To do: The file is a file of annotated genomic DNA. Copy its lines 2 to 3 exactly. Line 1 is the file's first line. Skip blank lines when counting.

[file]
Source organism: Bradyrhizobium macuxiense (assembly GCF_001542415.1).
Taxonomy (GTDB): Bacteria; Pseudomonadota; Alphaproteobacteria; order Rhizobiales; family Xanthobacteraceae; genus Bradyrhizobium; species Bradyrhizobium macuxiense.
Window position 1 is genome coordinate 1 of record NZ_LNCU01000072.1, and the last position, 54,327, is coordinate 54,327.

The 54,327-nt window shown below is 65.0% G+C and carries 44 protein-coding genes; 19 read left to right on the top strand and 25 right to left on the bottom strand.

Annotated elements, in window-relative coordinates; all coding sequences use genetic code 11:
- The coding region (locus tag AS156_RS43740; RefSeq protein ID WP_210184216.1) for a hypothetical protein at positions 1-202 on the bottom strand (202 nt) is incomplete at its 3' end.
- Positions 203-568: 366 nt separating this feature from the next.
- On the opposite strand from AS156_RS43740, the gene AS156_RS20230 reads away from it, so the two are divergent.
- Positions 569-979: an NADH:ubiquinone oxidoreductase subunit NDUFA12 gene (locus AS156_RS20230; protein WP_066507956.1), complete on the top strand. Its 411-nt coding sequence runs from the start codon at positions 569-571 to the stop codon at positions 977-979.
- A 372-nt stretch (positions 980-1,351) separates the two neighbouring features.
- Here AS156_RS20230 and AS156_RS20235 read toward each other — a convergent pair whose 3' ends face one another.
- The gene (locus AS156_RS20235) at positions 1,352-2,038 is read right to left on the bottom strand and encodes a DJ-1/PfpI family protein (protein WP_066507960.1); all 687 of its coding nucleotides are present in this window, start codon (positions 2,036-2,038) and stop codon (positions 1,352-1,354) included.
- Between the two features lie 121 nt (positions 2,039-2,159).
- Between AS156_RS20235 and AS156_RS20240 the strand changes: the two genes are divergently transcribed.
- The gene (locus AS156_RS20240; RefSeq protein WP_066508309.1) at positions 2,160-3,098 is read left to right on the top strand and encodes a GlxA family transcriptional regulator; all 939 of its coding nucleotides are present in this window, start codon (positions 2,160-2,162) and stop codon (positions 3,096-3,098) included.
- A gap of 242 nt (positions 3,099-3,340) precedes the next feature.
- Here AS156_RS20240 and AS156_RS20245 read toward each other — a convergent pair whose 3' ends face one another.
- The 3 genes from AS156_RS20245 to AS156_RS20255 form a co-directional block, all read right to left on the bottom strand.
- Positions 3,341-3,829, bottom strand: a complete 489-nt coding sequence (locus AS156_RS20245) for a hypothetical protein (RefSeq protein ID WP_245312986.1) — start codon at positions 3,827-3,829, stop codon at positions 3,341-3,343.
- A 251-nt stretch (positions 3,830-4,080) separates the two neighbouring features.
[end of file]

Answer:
Taxonomy (GTDB): Bacteria; Pseudomonadota; Alphaproteobacteria; order Rhizobiales; family Xanthobacteraceae; genus Bradyrhizobium; species Bradyrhizobium macuxiense.
Window position 1 is genome coordinate 1 of record NZ_LNCU01000072.1, and the last position, 54,327, is coordinate 54,327.